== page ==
In many RPG systems, Human is the average. The baseline. The mundane. The dull race.

This can be traced back to 1st ed. AD&D. Humans then had no special abilities, but two advantages: they could be any class, and could advance to maximum level (usually 20). All other races were severely limited in what professions they could have and how far they could go in them (Thief was an exception: unlimited advancement for all but half-Orcs).

This perspective of humans trickled over into many computer RPGs, not only those in the AD&D line. Humans rarely, if ever, had any special features, while the half-elves and the dwarfs and the elves, etc., came with advantages.

True, there was typically a stat hit here and there, but there were compensations with a boost somewhere else. Humans always came off second-best.

The usual specious excuse given for humans’ lack is that they are “versatile” and “unspecialized”, where other races have a strong tendency towards particular professions, the classic example being the Dwarven Fighter.

Why? Because that’s how AD&D did it, and many designers followed that model. It was easier and required little, if any, thought. Nothing special needed for those dull humans.

One series that got away from such nonsense is Elder Scrolls. In a clever move, they split out human into multiple races: Bretons, Nords, Redguards and Imperials. Each had its own particular abilities and advantages, putting them on a par with the non-human races. Being human was no longer being second-class.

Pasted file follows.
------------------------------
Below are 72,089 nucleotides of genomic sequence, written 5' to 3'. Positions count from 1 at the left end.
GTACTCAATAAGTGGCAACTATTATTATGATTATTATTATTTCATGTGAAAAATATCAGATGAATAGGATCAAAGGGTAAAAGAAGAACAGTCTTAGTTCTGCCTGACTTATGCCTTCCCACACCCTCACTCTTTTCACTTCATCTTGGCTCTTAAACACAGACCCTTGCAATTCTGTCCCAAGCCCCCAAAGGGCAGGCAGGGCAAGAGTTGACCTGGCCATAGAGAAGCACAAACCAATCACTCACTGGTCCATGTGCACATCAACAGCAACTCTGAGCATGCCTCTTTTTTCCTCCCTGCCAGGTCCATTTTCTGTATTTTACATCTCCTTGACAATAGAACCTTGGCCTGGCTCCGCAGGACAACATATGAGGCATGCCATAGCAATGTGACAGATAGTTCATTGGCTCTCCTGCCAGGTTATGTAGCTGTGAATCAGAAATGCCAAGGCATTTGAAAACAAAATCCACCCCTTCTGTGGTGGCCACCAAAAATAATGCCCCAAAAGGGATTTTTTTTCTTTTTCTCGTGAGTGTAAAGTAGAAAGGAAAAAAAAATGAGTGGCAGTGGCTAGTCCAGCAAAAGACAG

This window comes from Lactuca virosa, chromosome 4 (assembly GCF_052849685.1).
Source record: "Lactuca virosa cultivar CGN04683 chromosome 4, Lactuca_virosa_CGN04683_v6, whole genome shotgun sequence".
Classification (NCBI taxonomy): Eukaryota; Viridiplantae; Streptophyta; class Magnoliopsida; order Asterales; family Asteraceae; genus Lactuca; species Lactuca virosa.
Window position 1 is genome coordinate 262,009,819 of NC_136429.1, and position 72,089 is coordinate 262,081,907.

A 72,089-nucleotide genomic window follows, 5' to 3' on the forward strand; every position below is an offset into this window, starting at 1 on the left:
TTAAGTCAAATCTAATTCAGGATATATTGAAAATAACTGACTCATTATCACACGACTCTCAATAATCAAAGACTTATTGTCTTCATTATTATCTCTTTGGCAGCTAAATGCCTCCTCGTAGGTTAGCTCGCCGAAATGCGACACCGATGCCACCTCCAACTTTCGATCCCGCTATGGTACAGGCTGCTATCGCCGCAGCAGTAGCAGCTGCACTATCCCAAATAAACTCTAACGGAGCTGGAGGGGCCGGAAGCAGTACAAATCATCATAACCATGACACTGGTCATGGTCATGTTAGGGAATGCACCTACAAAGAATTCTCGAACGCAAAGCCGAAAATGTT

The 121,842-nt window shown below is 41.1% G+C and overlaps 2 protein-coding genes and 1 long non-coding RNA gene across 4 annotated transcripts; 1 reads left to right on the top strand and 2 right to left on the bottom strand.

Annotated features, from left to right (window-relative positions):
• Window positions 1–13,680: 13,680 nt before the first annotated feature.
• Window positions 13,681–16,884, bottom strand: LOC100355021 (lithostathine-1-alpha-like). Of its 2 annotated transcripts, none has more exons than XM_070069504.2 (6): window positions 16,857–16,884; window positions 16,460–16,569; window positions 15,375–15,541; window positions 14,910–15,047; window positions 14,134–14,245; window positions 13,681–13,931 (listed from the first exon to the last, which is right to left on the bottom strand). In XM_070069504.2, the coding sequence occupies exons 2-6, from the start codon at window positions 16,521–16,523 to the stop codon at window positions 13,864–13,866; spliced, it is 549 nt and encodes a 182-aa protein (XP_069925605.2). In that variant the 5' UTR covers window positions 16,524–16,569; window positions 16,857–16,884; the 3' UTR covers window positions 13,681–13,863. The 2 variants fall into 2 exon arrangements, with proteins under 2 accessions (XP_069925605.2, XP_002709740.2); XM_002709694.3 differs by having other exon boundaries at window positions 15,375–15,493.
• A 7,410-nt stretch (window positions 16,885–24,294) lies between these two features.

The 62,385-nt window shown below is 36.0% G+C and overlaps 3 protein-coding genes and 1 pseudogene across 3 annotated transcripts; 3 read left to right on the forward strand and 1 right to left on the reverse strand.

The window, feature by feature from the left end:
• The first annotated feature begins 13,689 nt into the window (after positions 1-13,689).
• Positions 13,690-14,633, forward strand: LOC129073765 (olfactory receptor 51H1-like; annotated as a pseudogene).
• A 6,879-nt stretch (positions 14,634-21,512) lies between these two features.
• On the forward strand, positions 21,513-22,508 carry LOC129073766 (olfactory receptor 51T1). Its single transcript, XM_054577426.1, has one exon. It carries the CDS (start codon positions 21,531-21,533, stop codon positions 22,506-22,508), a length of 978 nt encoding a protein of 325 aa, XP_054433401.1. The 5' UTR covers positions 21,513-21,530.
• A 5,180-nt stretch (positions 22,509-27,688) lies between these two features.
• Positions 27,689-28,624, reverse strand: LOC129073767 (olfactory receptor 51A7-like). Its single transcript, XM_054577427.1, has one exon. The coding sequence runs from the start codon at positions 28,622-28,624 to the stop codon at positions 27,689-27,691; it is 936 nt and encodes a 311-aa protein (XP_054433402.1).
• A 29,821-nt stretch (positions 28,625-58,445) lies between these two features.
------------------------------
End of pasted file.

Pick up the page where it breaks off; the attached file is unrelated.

However, it did saddle these human subraces with the same “tendencies” that the non-humans had. Redguards, for instance, are designed as the premier fighter class. Of course, you could run them as something else, perhaps for a challenge, but they wouldn’t be anywhere as competent in that profession as they would in their natural warrior class.

But at least it’s a step in the right direction. There is no reason why humans can’t have some special abilities of their own, just as other races do. The crumbs thrown by AD&D 3rd edition hardly compensate in that area.

It would be a refreshing – and welcome – change of pace if developers of non-AD&D RPGs sat down and really thought about the races in their games, instead of just throwing in the tired old “usual suspects”.

In particular, it would be good to see humans come in with some real advantages, instead of being almost an afterthought with nothing much to recommend them. Along with that, dispense with those elves, gnomes and such and design some interesting other races.

That alone would help to freshen up the RPG genre, and possibly open the way to unique story lines. But above all, give humans a better place than second class. We’ve been in the mundane ghetto far too long.miniscorp